Anyway... what I glean from this article (yet I went off on a tangent) is that a lot of learning is self taught. It works best with one's frame of reference to self teach. It's an organic evolution of learning.

Common Core advocates might read this article (yep referencing it here, again)  and say, "exactly!"  And that's how Common Core brainwashes you. The buzzwords and ideas indicate self-learning and exploration, discussion and discovery, yet they are framed around standards and assessment-bound skills. The idea of self-learning cannot exist within a defined unmovable structure. Instead, you just teach an entire class to look at 3x+ 5y= 24 and say "hey first graders, go at it!" when three children are able to self-teach and figure it out and ten are thinking about drawing a realistic replica of the 3-d perspective of the playground, ten more want to learn how to play the drum solo of that #1 song they love...

The Common Core idea of group think...err..group work and figuring and constructing knowledge still ignores individual differences, abilities, desires.

It also assumes every child must learn skill A,B,C and D in that order and by age 10 or else. It ignores the possibility of learning E or ф or A,D,C. 

Our structured learning blames everything on poverty or teachers, when children in dire poverty can learn to run a laptop. Because they aren't expected to learn A,B,C and merely construct A,B,C because gasp they are curious- something our education seems to kill.

People are not standardized

I was trying to figure out, from my post Taking Back My Own, why I still felt uneasy after posting it and getting all my feelings and thoughts out. Last night, it hit me as an epiphany.

Our children are not standardized. I have said many times, you can not use quantitative methods for qualitative data. People are qualitative. Saying everyone, at, say, age 30 will have two kids, a sports car, 2,000 square foot home, and earn $ 90,000 a year as an accountant, is really the same as saying every child in 5th grade will plot a simple equation on a graph, or, in my case, every two year old will know 7 body parts.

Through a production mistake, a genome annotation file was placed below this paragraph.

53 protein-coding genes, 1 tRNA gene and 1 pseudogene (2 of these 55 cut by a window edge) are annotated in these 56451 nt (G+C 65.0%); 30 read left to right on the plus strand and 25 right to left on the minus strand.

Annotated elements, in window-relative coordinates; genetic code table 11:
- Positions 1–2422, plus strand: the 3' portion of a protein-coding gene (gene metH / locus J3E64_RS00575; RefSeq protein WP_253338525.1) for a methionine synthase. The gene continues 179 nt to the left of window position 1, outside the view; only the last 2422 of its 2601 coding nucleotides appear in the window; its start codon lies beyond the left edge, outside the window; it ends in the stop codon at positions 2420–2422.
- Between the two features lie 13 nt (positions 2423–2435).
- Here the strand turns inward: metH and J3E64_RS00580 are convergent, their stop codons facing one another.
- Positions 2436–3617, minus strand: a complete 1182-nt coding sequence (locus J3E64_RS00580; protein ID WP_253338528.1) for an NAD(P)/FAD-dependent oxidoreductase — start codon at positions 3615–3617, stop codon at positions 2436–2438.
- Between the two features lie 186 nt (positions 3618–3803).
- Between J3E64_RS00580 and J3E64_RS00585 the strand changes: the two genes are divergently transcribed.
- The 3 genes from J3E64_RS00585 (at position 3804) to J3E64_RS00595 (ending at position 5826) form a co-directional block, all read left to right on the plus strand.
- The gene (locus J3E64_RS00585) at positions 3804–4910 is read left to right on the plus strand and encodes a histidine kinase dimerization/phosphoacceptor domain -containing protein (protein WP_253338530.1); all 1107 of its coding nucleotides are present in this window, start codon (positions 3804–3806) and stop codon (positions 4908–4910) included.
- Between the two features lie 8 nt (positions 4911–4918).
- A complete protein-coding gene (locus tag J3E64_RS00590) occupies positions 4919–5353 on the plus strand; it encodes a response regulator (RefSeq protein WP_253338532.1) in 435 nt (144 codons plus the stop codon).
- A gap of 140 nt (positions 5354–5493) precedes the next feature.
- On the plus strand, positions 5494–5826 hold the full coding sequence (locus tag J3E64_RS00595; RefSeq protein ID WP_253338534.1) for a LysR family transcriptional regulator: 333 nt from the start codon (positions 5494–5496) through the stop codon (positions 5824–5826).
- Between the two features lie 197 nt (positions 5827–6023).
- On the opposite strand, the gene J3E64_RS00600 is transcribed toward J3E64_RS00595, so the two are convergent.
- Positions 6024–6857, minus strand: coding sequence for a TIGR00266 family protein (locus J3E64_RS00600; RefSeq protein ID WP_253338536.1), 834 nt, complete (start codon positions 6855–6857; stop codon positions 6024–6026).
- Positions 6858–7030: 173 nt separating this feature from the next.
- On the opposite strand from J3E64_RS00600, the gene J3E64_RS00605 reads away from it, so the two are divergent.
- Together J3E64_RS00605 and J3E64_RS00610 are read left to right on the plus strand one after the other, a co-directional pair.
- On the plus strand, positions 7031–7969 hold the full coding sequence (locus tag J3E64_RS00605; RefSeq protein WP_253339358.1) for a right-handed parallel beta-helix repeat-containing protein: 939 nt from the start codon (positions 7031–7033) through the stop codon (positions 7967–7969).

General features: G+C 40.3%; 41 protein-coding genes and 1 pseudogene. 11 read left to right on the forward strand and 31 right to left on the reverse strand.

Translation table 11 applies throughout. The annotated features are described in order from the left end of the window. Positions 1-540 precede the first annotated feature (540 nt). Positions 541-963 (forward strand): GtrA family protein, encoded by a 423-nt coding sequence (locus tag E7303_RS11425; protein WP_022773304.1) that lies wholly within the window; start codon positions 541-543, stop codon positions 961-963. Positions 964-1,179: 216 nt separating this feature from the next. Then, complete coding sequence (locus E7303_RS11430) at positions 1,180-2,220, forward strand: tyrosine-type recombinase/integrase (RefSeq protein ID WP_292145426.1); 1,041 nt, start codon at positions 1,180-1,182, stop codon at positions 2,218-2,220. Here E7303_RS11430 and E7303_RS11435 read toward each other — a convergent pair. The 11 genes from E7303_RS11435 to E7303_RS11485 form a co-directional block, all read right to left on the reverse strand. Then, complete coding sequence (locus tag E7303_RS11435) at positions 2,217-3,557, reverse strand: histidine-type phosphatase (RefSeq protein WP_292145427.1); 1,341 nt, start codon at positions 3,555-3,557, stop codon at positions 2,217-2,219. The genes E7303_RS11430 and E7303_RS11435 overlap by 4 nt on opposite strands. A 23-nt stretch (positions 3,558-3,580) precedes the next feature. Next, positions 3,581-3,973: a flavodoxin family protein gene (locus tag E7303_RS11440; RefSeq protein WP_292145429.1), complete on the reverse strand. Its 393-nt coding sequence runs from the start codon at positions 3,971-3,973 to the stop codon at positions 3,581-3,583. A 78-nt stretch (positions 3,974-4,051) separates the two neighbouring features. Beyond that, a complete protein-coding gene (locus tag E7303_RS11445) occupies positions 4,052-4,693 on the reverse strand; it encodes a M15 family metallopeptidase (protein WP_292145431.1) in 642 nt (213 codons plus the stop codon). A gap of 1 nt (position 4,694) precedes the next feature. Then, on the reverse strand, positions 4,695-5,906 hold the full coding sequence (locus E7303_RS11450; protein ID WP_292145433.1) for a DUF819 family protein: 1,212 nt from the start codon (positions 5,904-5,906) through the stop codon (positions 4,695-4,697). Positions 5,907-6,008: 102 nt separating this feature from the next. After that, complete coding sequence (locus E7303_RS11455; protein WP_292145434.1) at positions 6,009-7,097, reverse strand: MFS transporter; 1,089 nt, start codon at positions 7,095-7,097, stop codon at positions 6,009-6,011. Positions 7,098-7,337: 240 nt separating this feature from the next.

You can standardize machinery or a process but not peope!

Sure, if a graduation senior in high school hasn't a clue how to punctuate a sentence or multiply 3 x 1/2, you havea problem. But to say that child must perform those skills proficiently at an exact age ignores child development theory. Sure we all reach a skill at around the same window of time, but that's just...that. There are anomalies who are still "normal" and the like.

And standards are arbitrary.

For child development under age 3, my child is supposed to go up stairs alternating feet or else it indicates a problem. Sure, he can gallop, skip, throw over and underhand, kick and aim a ball with his toes and side of his foot, but he doesn't alternate feet so there's a "problem".

Sure. he cannot point and name 7 body parts (sorry folks, only 5) but he knows all his colors and can actually not just count to ten but count items up to five, as in one cheerio, two cheerio... but again he is "behind".

He is still learning boy vs girl so yep,, you guessed it, he is behind. But this arbitrary "benchmark" ignores the fact that he can operate the wii remote, xbox remote, and my husband's tablet to operate netflix. He chooses the movie he wants and can fast forward to or replay a favorite scene. Instead of thinking inside the box and clicking the back button to return to the main screen, he fast forwards the movie to the end so it returns to the home screen. He can also open a drawing app on my nook, draw an image, and save it to the desktop, something I even struggle with.

But you know, because some yahoo decided some weird benchmarks, my kid is "behind".

Sure. If he can't walk, he is behind. That's a given. But since instead of pointing when someone says "show me the picture of the doggy", he pants and licks the picture and barks, that's "behind" even though not only did he point (well, with his tongue) he imitates the animal's behaviors.